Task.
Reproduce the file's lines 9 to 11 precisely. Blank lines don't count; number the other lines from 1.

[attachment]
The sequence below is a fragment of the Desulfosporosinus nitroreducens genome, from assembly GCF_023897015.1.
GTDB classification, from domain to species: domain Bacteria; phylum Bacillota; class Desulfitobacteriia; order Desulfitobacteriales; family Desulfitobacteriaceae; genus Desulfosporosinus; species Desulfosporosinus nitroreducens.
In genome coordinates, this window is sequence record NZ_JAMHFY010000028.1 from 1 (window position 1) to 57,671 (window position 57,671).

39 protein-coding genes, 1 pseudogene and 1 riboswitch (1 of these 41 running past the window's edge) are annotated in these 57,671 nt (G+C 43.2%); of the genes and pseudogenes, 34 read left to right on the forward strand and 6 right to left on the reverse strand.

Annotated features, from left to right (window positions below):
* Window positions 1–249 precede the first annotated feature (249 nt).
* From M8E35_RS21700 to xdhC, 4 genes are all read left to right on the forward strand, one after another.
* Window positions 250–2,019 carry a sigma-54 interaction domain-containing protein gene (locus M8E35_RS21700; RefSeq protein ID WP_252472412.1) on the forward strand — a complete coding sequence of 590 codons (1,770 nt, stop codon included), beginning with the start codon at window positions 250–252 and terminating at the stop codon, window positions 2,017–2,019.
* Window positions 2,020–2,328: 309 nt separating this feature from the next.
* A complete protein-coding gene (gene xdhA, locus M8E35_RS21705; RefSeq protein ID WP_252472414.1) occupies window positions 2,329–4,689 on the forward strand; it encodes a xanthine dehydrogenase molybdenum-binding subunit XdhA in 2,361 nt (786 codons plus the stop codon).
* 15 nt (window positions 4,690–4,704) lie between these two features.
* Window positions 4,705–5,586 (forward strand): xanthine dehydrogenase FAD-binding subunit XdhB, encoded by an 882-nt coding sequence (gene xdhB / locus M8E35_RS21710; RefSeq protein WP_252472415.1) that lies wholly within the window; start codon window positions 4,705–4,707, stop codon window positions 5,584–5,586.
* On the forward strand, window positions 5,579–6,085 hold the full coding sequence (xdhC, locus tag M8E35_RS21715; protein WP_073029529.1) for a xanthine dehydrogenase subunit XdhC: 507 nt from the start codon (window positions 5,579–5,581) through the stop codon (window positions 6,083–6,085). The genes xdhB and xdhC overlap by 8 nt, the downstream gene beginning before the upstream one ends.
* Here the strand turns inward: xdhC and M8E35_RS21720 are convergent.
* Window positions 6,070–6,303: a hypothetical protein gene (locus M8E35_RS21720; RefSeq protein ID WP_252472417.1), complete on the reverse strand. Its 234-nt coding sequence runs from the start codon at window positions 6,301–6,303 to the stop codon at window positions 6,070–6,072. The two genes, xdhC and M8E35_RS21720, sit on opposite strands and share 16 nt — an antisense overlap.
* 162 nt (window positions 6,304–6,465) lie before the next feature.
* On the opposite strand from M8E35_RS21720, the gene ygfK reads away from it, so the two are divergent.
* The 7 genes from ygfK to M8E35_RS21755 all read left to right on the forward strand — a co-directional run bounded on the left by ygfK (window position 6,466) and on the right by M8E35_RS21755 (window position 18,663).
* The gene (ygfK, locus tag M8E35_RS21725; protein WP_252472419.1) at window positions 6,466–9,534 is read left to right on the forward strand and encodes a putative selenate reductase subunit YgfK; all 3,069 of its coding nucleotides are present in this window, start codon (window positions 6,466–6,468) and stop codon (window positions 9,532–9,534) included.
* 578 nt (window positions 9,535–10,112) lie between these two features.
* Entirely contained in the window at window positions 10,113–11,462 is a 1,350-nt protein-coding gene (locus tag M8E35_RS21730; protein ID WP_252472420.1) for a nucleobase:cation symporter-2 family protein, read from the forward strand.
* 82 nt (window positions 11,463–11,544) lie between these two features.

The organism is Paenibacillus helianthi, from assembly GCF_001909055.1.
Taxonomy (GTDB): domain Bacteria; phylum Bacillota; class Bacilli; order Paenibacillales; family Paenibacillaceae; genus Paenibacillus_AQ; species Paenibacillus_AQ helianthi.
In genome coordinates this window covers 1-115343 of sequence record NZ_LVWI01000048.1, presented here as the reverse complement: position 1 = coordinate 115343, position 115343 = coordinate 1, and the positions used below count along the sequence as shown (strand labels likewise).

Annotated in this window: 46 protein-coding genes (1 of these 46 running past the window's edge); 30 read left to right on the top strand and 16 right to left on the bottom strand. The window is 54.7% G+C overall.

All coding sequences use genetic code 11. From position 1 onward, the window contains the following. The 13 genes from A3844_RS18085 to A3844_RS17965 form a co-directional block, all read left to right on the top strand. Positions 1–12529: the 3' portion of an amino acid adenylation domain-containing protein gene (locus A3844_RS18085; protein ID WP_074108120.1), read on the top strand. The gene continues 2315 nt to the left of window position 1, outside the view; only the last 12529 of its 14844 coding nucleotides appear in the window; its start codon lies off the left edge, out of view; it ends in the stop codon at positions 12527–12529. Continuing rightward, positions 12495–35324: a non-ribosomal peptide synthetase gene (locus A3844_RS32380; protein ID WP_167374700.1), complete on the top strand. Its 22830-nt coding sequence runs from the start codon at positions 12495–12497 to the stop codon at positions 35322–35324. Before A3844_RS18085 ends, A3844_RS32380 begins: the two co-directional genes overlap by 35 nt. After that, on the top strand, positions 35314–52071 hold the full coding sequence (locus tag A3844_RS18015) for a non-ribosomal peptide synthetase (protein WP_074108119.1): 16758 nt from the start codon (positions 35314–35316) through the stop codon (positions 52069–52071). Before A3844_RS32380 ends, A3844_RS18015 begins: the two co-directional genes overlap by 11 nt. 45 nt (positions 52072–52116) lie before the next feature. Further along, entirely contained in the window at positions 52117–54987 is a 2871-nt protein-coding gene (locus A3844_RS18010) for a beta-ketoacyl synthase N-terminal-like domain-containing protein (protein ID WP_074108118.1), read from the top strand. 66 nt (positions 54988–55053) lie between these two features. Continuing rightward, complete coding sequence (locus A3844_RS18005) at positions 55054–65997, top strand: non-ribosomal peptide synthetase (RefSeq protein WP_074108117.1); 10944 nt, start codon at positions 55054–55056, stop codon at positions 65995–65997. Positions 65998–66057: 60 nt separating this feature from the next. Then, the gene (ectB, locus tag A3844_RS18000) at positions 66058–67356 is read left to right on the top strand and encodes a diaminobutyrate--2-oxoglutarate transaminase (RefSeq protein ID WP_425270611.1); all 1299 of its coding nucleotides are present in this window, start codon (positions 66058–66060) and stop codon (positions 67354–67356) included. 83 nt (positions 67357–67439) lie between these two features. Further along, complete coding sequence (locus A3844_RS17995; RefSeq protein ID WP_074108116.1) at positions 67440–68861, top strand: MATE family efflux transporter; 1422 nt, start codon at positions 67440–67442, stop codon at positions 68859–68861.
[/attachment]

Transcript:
* Window positions 2,020–2,328: 309 nt separating this feature from the next.
* A complete protein-coding gene (gene xdhA, locus M8E35_RS21705; RefSeq protein ID WP_252472414.1) occupies window positions 2,329–4,689 on the forward strand; it encodes a xanthine dehydrogenase molybdenum-binding subunit XdhA in 2,361 nt (786 codons plus the stop codon).
* 15 nt (window positions 4,690–4,704) lie between these two features.